I was disappointed because closing it now didn’t sound right. The till had always crashed closed because the change inside gave a collective jump from the inertia when it locked into place. But this time it was empty. I was expecting the usual sound but was disappointed when it didn’t happen. It was such a different sound without the coins, an empty and sad click and lock. I stood there on the milk crate, looking at the closed and silent till in puzzlement.
“Don’t close it,” dad said from across the counter. Too late now, I thought; it was locked and off until tomorrow. “Why not” I asked? I couldn’t imagine he really wanted it left open. I was also a little worried. It was off, and in my child’s mind, couldn’t be turned back on until the next day. How would we get it open again?
“Because, if a burglar makes it into the store at night,” dad said, “he won’t break the till open only to find no money in it.” He said it matter-of-factly, as if he were talking about the weather instead of a burglary. “Then I’d have a broken door and a broken cash register, all for no reason.” The money was so important to my child’s mind, I didn’t even think of all the groceries that could be stolen. “So we leave it open” he continued, “to tell him its empty. I only lock what I need to,” he finished.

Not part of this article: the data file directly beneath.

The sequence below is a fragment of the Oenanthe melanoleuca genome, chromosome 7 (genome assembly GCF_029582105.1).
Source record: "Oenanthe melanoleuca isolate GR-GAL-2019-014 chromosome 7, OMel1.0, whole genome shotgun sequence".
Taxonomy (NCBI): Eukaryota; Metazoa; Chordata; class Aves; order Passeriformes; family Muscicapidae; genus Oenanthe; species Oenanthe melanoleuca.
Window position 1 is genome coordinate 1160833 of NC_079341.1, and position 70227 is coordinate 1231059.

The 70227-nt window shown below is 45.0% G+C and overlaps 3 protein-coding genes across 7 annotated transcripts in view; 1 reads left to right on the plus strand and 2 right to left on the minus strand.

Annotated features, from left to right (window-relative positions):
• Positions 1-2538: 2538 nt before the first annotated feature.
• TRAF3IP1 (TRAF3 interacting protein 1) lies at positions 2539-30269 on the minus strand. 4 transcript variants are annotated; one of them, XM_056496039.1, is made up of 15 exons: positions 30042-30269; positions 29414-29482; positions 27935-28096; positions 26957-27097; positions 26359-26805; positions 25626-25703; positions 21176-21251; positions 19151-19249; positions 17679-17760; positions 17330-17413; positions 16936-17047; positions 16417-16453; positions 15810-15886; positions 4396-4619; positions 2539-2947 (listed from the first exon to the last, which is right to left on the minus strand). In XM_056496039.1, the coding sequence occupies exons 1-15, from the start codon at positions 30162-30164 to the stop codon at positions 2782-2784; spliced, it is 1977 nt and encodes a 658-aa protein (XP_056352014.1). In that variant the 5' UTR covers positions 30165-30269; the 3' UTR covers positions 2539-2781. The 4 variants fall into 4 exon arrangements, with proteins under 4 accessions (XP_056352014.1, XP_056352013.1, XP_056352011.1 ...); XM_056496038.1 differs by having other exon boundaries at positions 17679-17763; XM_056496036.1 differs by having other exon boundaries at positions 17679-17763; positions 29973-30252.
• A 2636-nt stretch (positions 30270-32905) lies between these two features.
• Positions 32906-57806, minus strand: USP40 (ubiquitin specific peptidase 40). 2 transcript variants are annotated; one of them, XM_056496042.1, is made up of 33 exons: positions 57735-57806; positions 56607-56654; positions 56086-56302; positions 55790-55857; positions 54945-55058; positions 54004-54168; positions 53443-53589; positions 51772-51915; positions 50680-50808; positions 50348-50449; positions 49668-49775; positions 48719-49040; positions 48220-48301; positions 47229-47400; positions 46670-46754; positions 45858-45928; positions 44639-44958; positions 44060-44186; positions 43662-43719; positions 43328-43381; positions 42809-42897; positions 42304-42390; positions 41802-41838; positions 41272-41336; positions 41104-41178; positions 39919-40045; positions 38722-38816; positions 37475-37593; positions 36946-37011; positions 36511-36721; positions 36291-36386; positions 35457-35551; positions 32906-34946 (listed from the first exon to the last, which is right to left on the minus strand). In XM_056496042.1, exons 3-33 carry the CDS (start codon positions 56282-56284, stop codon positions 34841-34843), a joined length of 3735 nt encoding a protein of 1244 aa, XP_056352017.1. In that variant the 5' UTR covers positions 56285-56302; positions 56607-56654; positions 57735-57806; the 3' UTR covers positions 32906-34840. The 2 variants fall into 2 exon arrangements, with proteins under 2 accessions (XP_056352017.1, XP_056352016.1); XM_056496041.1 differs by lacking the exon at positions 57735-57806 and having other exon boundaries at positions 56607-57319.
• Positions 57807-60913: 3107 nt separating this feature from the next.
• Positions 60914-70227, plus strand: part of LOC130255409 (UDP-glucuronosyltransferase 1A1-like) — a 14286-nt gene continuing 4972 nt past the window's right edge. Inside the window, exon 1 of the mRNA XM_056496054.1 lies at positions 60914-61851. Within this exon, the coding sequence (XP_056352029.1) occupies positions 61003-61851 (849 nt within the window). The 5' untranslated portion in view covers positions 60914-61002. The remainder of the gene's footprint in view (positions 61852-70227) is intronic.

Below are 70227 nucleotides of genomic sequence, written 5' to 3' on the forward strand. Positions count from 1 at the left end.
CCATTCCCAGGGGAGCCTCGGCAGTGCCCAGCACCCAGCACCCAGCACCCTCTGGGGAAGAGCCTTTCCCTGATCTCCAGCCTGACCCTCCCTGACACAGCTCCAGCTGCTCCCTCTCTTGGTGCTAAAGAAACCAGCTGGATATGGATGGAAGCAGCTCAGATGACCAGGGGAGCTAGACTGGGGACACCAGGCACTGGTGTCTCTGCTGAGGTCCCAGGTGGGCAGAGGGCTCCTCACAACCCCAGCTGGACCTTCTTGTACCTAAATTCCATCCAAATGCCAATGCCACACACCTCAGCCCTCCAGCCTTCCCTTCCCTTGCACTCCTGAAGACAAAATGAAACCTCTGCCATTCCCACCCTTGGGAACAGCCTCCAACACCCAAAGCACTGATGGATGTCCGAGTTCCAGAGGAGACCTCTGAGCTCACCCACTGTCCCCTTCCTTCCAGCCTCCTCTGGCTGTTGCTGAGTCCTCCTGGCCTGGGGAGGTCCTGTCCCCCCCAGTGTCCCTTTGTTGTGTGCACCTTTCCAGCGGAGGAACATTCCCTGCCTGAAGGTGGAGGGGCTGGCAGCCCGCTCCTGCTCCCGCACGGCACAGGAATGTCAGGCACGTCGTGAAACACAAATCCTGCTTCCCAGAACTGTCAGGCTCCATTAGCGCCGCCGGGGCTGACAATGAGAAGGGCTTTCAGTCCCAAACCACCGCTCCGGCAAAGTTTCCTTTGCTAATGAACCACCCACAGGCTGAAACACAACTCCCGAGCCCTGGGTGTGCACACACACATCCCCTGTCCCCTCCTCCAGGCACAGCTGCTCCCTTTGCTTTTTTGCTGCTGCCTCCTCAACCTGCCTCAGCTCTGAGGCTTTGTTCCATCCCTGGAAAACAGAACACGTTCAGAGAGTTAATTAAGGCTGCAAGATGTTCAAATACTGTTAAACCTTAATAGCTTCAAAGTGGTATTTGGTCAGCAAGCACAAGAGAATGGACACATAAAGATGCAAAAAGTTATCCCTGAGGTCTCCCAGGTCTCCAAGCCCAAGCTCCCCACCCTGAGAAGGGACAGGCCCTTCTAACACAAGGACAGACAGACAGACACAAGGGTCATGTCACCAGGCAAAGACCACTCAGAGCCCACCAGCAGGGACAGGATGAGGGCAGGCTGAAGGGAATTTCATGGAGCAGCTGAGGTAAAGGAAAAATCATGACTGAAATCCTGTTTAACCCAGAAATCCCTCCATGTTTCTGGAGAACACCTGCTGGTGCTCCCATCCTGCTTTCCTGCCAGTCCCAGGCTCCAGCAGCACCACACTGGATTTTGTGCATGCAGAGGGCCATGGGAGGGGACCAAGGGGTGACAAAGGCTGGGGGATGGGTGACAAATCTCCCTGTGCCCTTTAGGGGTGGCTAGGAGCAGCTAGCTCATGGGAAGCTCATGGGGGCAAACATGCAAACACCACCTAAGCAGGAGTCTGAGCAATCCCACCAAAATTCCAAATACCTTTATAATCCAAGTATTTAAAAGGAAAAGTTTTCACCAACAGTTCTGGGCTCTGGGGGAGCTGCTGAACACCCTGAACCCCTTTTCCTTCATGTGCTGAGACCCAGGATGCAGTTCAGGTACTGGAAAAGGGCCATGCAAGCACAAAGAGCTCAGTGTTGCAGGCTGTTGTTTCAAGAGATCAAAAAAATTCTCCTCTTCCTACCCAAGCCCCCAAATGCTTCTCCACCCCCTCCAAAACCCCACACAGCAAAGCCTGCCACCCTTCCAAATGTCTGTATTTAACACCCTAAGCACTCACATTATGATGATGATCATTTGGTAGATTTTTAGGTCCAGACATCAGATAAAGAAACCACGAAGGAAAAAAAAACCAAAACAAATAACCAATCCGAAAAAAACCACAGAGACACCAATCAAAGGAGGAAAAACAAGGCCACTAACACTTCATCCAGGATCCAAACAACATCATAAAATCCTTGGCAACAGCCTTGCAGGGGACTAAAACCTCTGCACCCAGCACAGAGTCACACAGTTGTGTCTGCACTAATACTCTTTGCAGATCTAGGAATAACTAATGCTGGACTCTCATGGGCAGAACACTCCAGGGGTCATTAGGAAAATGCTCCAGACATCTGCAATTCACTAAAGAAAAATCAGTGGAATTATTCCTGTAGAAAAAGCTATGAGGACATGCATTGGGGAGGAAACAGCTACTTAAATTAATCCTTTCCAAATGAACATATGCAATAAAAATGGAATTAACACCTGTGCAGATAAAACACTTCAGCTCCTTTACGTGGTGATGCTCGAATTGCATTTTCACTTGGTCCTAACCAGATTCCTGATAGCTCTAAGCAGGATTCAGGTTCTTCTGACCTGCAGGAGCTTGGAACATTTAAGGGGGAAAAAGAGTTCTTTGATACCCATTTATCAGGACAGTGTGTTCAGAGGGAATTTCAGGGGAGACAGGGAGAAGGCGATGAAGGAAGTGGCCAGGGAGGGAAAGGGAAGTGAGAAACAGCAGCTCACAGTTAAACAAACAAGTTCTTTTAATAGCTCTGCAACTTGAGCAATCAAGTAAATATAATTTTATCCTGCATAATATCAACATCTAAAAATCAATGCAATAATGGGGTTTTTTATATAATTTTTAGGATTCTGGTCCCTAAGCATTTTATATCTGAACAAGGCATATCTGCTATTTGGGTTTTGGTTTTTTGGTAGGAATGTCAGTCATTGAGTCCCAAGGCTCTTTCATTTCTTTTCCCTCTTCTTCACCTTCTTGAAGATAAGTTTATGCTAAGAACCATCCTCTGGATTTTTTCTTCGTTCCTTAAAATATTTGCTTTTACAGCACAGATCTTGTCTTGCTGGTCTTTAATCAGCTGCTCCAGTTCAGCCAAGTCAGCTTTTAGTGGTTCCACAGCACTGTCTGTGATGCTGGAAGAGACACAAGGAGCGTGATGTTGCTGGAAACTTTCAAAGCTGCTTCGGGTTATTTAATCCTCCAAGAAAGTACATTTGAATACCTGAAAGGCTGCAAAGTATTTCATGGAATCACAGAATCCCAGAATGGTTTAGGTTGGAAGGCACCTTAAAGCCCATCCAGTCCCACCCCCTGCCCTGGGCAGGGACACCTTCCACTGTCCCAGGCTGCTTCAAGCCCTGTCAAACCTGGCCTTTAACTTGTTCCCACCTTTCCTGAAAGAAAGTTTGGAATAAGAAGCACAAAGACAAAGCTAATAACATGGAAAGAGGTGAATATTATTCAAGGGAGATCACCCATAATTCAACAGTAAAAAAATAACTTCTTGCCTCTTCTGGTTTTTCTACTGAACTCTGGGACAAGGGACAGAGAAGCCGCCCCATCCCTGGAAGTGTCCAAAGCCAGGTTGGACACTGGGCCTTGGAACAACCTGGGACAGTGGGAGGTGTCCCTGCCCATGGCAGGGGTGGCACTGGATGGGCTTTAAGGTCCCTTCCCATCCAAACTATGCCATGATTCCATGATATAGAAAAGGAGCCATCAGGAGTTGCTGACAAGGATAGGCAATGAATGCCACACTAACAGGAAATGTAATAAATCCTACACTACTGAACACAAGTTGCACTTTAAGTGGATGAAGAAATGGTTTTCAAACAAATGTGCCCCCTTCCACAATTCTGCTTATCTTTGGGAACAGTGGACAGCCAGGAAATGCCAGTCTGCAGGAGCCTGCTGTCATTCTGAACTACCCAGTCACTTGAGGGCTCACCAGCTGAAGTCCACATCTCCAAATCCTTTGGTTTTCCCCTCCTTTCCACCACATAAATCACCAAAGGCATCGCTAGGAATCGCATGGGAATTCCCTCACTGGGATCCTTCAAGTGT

I struggled to understand a hypothetical conversation with no words between dad and a would-be burglar. As a child, I didn’t have any of that vocabulary, wouldn’t understand any of those terms, but slowly came to understand the concept anyway. After a bit of thinking, I got the point. Following his chain of thought, I asked “but he’ll just go and get the money out of the office, won’t he?”
“He doesn’t know where the safe is,” dad said confidently. “Even if he finds it, he can’t get it open.” This was a new kind of thinking. Of course, it was all new to me: opening and running the store, cleaning and stocking the aisles, closing and securing the doors. Being prepared for a possible burglary with layers and layers of security never entered my mind.
Lock only what you needed is an idea and a principle I carried forward from that day. If there’s no money in it, don’t lock it. You don’t want a thief to have to break into your stuff only to find nothing of value. Keep important things secure from casual thievery. Of course, because of the lesson of the till drawer, I don’t keep anything valuable in my car, other than a few pens, a roll of tape, and one or two trinkets; nothing I’d miss, anyway. Well, I’d miss the gaffer’s tape.
Scot Sorrells, October, 2020